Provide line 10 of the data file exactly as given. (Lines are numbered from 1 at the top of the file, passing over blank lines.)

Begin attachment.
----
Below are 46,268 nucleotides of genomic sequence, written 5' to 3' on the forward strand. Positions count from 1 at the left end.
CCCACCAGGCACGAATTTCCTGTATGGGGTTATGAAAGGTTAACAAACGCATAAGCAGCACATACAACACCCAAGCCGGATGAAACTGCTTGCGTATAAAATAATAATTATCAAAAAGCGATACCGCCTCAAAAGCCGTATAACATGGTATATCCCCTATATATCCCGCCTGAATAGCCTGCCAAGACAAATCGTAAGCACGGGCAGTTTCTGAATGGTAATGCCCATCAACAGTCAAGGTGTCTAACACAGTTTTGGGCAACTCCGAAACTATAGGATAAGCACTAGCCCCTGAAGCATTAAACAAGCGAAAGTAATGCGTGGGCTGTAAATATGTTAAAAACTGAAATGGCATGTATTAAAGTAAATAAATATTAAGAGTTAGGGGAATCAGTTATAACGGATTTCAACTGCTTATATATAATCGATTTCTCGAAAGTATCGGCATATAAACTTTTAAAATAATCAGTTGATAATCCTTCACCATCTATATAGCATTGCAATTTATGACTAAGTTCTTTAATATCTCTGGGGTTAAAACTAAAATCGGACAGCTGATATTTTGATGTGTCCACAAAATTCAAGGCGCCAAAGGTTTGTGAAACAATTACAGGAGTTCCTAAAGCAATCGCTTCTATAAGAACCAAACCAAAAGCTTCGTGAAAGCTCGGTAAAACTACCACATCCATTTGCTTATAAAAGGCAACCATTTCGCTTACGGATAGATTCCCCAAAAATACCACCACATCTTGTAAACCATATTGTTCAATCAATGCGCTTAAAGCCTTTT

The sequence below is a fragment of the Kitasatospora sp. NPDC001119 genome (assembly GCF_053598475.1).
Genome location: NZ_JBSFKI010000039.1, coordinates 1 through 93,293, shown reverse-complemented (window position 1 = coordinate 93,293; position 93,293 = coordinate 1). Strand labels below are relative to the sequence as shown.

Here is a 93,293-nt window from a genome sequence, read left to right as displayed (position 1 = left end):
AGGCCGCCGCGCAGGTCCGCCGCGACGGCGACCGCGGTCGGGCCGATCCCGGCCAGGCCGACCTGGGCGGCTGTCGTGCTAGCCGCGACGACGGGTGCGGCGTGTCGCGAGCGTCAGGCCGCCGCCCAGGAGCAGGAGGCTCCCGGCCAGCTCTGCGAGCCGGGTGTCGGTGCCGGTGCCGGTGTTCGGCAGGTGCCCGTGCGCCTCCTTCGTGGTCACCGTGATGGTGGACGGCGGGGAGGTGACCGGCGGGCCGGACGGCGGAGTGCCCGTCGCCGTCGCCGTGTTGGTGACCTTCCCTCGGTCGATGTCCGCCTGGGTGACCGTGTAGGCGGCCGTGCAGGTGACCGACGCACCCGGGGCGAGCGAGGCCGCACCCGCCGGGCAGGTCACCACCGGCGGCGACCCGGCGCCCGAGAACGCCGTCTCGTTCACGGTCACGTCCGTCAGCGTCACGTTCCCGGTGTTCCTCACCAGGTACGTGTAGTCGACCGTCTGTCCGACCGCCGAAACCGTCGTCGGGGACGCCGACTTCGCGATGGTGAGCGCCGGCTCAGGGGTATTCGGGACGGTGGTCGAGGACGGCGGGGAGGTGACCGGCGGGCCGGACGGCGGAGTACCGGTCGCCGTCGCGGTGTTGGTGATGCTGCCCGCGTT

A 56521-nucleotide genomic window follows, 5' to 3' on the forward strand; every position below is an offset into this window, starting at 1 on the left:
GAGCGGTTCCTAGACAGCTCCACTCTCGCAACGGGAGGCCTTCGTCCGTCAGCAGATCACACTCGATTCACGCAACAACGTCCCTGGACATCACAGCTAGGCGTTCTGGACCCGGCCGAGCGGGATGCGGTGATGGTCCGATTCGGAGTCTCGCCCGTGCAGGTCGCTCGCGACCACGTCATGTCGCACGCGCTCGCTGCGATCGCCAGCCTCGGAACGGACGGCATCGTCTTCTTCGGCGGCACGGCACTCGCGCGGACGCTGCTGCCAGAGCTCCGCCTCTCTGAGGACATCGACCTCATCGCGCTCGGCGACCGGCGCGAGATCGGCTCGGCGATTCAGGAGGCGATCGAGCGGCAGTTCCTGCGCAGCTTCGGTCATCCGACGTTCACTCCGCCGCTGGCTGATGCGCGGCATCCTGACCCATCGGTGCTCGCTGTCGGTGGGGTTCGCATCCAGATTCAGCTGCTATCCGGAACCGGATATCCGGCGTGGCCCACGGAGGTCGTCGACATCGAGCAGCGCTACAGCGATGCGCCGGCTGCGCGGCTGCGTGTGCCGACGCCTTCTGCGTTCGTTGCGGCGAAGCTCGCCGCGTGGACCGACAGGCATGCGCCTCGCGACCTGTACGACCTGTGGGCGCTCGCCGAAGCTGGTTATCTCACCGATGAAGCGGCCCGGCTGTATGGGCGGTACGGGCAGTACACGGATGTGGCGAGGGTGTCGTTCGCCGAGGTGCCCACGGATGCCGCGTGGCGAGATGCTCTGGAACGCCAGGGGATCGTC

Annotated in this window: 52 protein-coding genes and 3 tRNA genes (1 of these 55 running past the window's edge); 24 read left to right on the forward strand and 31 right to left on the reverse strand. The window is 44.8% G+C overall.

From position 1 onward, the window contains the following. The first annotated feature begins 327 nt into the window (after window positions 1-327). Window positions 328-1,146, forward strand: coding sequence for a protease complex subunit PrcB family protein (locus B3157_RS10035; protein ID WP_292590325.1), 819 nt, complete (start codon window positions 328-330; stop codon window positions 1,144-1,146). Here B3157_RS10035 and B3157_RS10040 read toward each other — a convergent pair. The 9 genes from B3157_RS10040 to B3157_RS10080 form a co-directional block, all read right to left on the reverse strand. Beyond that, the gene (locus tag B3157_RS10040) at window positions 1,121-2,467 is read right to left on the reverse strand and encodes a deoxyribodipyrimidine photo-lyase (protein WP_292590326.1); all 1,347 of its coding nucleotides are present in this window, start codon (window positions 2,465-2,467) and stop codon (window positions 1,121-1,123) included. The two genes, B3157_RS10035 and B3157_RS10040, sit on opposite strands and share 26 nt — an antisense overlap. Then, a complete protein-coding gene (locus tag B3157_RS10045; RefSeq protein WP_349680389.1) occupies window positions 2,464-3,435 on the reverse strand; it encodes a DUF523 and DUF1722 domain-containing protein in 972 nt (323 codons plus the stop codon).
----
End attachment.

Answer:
From position 1 onward, the window contains the following. The first annotated feature begins 327 nt into the window (after window positions 1-327). Window positions 328-1,146, forward strand: coding sequence for a protease complex subunit PrcB family protein (locus B3157_RS10035; protein ID WP_292590325.1), 819 nt, complete (start codon window positions 328-330; stop codon window positions 1,144-1,146). Here B3157_RS10035 and B3157_RS10040 read toward each other — a convergent pair. The 9 genes from B3157_RS10040 to B3157_RS10080 form a co-directional block, all read right to left on the reverse strand. Beyond that, the gene (locus tag B3157_RS10040) at window positions 1,121-2,467 is read right to left on the reverse strand and encodes a deoxyribodipyrimidine photo-lyase (protein WP_292590326.1); all 1,347 of its coding nucleotides are present in this window, start codon (window positions 2,465-2,467) and stop codon (window positions 1,121-1,123) included. The two genes, B3157_RS10035 and B3157_RS10040, sit on opposite strands and share 26 nt — an antisense overlap. Then, a complete protein-coding gene (locus tag B3157_RS10045; RefSeq protein WP_349680389.1) occupies window positions 2,464-3,435 on the reverse strand; it encodes a DUF523 and DUF1722 domain-containing protein in 972 nt (323 codons plus the stop codon).